This is the third post in an on-going series examining the book of Jonah. For the next couple of weeks we will release a blog post discussing a different element of truth found within the story of Jonah. Today, we will look at the idea of the will of God.
3But Jonah rose to flee to Tarshish…away from the presence of the Lord. 4But the Lord hurled a great wind upon the sea, and there was a mighty tempest on the sea, so that the ship threatened to break up. 5Then the mariners were afraid, and each cried out to his god. And they hurled the cargo that was in the ship into the sea to lighten it for them. But Jonah had gone down into the inner part of the ship and had lain down and was fast asleep. 6So the captain came and said to him, ‘What do you mean, you sleeper? Arise, call out to your god! Perhaps the god will give a thought to us, that we may not perish.’
7And they said to one another, ‘Come, let us cast lots, that we may know on whose account this evil has come upon us.’ So they cast lots, and the lot fell on Jonah. 8Then they said to him, ‘Tell us on whose account this evil has come upon us. What is your occupation? And where do you come from? What is your country? And of what people are you?’ 9And he said to them, ‘I am a Hebrew, and I fear the Lord, the God of heaven, who made the sea and the dry land.’ 10Then the men were exceedingly afraid and said to him, ‘What is this that you have done!’ For the men knew that he was fleeing from the presence of the Lord, because he had told them.
11Then they said to him, ‘What shall we do to you, that the sea may quiet down for us?’ For the sea grew more and more tempestuous. 12He said to them, ‘Pick me up and hurl me into the sea; then the sea will quiet down for you, for I know it is because of me that this great tempest has come upon you.’ 13Nevertheless, the men rowed hard to get back to dry land, but they could not, for the sea grew more and more tempestuous against them. 14Therefore they called out to the Lord, ‘O Lord, let us not perish for this man’s life, and lay not on us innocent blood, for you, O Lord, have done as it pleased you.’ 15So they picked up Jonah and hurled him into the sea, and the sea ceased from its raging. 16Then the men feared the Lord exceedingly, and they offered a sacrifice to the Lord and made vows.
17And the Lord appointed a great fish to swallow up Jonah. And Jonah was in the belly of the fish three days and three nights (Jonah 1:3-17, ESV).
This passage provides a plethora of themes we could discuss. We could examine the parallels between Jonah’s story and the life of Jesus (i.e. sleeping in a boat during a storm, being swallowed for three days and nights, proclaiming repentance to Gentiles). We could take a look at the ineptitude of the sailor’s gods, even though, it seems, they were supposed to reign over the sea. We could praise Jonah for testifying to his nationality and, more importantly, his God, Yahweh, even during the literal storms of his life. There is even a theme developing in the book of Jonah concerning the belief of those who are not Jews.
All of these ideas and themes would lead us towards a wonderful dialogue about what God is teaching us through Jonah’s story and how we might change our lives in light of these truths. However, there is an aspect of God shown in this passage which, I believe, is under-appreciated: His will.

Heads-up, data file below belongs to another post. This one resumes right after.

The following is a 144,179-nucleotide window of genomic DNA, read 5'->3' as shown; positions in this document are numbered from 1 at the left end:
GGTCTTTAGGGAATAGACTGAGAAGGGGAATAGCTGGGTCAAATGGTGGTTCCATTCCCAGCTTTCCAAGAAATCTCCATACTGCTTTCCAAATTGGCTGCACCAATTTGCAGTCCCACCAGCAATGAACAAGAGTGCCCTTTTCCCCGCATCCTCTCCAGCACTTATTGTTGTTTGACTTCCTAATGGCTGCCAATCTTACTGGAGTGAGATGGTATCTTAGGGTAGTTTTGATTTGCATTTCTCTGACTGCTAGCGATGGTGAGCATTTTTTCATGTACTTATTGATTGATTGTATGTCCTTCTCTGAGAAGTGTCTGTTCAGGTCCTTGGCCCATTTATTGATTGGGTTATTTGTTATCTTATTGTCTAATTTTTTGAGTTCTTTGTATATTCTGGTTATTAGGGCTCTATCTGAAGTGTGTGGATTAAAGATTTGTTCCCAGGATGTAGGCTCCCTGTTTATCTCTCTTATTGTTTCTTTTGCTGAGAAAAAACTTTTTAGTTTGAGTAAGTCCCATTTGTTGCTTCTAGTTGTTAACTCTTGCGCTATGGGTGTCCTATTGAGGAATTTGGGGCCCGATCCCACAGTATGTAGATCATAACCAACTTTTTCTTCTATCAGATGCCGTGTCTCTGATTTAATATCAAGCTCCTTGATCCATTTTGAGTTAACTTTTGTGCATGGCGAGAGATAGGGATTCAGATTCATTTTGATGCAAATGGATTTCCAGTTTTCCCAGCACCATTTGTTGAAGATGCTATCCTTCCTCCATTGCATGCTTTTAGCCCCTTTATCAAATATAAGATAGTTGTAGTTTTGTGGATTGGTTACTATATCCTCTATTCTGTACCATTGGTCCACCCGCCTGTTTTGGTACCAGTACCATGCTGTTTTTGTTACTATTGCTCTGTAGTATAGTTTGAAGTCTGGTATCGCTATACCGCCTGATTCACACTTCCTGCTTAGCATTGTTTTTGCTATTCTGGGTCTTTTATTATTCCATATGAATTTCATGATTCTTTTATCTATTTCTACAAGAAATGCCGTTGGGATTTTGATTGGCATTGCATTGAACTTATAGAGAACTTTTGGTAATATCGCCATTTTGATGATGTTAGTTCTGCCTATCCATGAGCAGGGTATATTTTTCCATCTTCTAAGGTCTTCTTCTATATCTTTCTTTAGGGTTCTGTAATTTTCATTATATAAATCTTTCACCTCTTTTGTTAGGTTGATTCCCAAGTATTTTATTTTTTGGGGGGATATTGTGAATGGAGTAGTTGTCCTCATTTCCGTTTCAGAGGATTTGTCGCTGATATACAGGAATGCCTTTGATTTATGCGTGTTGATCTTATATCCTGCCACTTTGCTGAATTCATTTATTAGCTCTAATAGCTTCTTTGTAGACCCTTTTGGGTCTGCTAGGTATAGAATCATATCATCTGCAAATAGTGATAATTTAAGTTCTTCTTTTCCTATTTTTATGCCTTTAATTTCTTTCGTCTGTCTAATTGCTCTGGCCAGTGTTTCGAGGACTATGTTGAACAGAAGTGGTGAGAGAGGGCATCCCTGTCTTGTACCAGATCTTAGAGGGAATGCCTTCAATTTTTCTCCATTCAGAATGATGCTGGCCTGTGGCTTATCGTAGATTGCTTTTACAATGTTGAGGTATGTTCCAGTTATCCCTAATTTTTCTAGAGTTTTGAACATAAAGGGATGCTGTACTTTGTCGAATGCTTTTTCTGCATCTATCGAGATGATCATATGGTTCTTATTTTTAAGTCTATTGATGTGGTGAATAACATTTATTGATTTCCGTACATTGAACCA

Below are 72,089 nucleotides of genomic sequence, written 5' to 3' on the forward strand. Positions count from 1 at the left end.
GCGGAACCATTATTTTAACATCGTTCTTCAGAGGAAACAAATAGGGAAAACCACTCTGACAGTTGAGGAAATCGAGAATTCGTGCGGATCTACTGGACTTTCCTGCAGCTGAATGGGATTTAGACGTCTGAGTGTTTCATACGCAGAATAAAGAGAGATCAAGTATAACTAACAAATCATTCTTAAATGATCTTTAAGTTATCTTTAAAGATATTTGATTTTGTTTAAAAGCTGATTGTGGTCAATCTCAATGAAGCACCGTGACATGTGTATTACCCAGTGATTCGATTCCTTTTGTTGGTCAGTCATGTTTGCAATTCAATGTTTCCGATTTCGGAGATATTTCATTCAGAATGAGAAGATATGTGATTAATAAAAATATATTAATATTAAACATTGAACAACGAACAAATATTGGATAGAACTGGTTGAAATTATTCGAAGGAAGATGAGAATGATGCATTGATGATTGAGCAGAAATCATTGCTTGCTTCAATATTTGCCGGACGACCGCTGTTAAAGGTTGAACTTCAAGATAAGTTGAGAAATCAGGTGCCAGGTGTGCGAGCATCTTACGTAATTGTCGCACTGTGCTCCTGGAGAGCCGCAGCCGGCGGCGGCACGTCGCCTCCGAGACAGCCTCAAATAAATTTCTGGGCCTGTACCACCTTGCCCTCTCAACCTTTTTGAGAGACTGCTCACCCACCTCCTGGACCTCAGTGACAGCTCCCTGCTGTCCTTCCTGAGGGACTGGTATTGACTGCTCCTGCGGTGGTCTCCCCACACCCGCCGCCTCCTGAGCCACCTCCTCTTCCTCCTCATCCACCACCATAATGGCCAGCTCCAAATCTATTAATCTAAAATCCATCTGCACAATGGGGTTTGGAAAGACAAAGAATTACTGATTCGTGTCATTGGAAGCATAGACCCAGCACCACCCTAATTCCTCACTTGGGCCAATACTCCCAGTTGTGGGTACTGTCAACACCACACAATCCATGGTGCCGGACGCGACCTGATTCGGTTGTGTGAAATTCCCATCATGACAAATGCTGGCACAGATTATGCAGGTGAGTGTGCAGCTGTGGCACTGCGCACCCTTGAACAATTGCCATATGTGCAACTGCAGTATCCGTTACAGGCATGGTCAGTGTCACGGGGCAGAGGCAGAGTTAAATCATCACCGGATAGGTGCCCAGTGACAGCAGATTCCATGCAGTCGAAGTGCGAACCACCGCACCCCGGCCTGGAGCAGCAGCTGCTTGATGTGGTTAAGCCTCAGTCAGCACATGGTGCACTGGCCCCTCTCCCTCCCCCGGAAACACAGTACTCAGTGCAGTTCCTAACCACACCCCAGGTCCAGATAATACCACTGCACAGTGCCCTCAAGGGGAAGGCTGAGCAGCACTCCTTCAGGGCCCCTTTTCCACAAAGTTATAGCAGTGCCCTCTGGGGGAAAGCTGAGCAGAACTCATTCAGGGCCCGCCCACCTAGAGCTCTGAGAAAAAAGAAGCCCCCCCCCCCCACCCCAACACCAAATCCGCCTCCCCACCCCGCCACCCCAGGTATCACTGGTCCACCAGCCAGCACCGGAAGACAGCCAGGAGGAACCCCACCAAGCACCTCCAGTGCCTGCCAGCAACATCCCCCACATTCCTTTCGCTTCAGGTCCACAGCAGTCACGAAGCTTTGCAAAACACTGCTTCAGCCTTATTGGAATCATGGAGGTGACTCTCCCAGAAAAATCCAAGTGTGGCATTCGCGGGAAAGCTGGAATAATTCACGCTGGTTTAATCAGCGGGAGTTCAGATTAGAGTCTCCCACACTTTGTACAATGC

There are two ways to define God’s will. They are, as John Piper identifies, the “will of decree” and the “will of command1.” The will of decree is, simply put, God’s sovereign will for humanity. The will of command is God’s will for us to live the way He has commanded us to live. In this passage of Jonah (1:3-17), we see both the will of decree and the will of command actively represented.
Let’s look at what we know so far concerning Jonah’s story. Jonah was a prophet of Yahweh, the God of the Hebrews. Nineveh was the capital of the Assyrian Empire. Yahweh had commanded Jonah to “go to Nineveh, that great city, and call out against it, for their evil has come up before me (Jonah 1:2, ESV).” Jonah, a prophet of Yahweh, refused to follow Yahweh’s command and fled towards the farthest point of the known world. This is where we start to see God’s “will of decree” in action (as well as the “will of command”, which we will get to in a moment).
God had decided, in His infinite wisdom, and decreed to Jonah what His sovereign will for the Assyrians was. He had seen “their evil” and had appointed this moment in time to intervene through the “calling out” of their sins by His prophet Jonah. This is an example of the sovereign will of God, the “will of decree,” in action. God had decreed, or appointed a moment in time, for something to occur in the manner of His own choosing. When God sets a decree, there is no changing it.
Throughout the Bible, we see verse after verse affirming this aspect of the nature of God.
The lot is cast into the lap, but its every decision is from the Lord (Proverbs 16:33, ESV).
Another way of expressing this verse is saying, “Even though you play the lottery and think the winner is chosen by chance, the outcome is already known and decided by the Lord.”
Some other verses which speak of God’s will of decree are:
The king’s heart is a stream of water in the hand of the Lord; he turns it wherever he will (Proverbs 21:1, ESV).
He does according to His will among the host of heaven and among the inhabitants of the earth; and none can stay His hand or say to him, ‘What have you done (Daniel 4:35, ESV)?’
Another specific example of God’s will of decree is found towards the end of the life of Jesus.
And he began to teach them that the Son of Man must suffer many things and be rejected by the elders and the chief priests and the scribes and be killed, and after three days rise again (Mark 8:31, ESV).